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J Water Health. 2016 Aug;14(4):682-91. doi: 10.2166/wh.2016.274.

Potential health implications of water resources depletion and sewage discharges in the Republic of Macedonia.

Author information

1
The Polytechnic School, Ira A. Fulton Schools of Engineering, Arizona State University, Mesa, AZ 85212, USA E-mail: Kiril.Hristovski@asu.edu.
2
Faculty of Natural and Technical Sciences, University 'Goce Delčev', Štip, 2000, Republic of Macedonia.

Abstract

Potential health implications of deficient sanitation infrastructure and reduced surface water flows due to climate change are examined in the case study of the Republic of Macedonia. Changes in surface water flows and wastewater discharges over the period 1955-2013 were analyzed to assess potential future surface water contamination trends. Simple model predictions indicated a decline in surface water hydrology over the last half century, which caused the surface waters in Macedonia to be frequently dominated by >50% of untreated sewage discharges. The surface water quality deterioration is further supported by an increasing trend in modeled biochemical oxygen demand trends, which correspond well with the scarce and intermittent water quality data that are available. Facilitated by the climate change trends, the increasing number of severe weather events is already triggering flooding of the sewage-dominated rivers into urban and non-urban areas. If efforts to develop a comprehensive sewage collection and treatment infrastructure are not implemented, such events have the potential to increase public health risks and cause epidemics, as in the 2015 case of a tularemia outbreak.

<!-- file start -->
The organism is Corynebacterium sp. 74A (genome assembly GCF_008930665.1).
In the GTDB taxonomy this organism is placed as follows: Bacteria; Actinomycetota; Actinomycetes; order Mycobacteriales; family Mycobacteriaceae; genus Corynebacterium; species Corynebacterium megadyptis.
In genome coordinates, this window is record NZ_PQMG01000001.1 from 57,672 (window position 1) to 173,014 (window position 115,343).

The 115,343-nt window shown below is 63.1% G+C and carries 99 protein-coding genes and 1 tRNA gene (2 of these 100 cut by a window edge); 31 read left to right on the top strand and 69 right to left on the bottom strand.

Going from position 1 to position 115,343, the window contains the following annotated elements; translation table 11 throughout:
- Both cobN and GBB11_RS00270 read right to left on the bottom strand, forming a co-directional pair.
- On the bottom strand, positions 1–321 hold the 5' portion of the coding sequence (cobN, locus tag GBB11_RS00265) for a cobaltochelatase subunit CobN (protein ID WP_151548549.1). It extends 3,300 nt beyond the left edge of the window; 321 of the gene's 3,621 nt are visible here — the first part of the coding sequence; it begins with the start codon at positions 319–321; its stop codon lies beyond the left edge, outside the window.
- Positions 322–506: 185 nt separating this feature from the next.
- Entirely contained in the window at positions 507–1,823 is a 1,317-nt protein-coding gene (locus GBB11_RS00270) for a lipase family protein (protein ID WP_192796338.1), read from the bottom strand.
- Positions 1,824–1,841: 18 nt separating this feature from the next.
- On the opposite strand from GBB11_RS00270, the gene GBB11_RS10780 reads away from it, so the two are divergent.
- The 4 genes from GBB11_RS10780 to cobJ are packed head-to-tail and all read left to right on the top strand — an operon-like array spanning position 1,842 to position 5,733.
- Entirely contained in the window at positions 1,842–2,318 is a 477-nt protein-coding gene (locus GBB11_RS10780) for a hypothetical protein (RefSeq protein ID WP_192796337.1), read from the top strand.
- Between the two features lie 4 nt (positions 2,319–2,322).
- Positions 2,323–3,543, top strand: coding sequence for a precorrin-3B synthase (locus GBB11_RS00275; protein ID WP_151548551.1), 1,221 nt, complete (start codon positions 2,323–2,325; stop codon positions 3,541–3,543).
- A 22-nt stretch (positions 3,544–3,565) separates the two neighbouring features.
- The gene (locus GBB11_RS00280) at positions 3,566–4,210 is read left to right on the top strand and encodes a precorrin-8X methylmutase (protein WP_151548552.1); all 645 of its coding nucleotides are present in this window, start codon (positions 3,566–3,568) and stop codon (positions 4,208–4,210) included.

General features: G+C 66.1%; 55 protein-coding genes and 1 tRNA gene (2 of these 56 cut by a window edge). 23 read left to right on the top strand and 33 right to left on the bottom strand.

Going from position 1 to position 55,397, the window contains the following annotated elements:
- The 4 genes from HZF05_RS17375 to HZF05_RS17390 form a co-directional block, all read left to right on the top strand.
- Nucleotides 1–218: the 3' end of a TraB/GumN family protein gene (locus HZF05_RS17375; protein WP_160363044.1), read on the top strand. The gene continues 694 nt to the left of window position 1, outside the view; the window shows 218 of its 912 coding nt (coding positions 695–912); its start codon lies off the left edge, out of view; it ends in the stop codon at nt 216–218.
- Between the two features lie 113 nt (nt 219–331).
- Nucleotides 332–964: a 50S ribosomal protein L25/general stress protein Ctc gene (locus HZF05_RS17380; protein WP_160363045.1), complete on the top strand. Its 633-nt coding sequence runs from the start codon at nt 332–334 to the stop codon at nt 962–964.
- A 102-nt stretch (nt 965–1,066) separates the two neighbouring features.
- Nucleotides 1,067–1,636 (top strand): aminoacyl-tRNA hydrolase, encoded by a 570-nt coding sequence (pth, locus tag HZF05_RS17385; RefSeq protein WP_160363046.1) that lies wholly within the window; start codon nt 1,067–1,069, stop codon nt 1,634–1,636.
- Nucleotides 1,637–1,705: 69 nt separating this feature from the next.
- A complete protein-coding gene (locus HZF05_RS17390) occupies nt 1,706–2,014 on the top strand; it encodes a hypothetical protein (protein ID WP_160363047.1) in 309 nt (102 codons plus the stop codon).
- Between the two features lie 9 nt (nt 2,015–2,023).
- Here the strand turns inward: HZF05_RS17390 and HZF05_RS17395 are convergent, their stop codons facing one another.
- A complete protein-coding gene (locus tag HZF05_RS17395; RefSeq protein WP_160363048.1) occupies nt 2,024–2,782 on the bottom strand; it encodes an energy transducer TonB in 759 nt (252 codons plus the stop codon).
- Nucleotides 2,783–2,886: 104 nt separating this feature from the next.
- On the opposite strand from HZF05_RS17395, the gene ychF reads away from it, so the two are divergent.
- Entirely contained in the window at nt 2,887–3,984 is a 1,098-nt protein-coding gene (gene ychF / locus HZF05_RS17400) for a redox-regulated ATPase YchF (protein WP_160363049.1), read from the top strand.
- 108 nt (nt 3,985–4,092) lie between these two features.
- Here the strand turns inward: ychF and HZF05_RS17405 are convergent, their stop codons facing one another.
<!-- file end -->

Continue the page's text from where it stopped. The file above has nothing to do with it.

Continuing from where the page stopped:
PMID:
27441863
DOI:
10.2166/wh.2016.274
[Indexed for MEDLINE]

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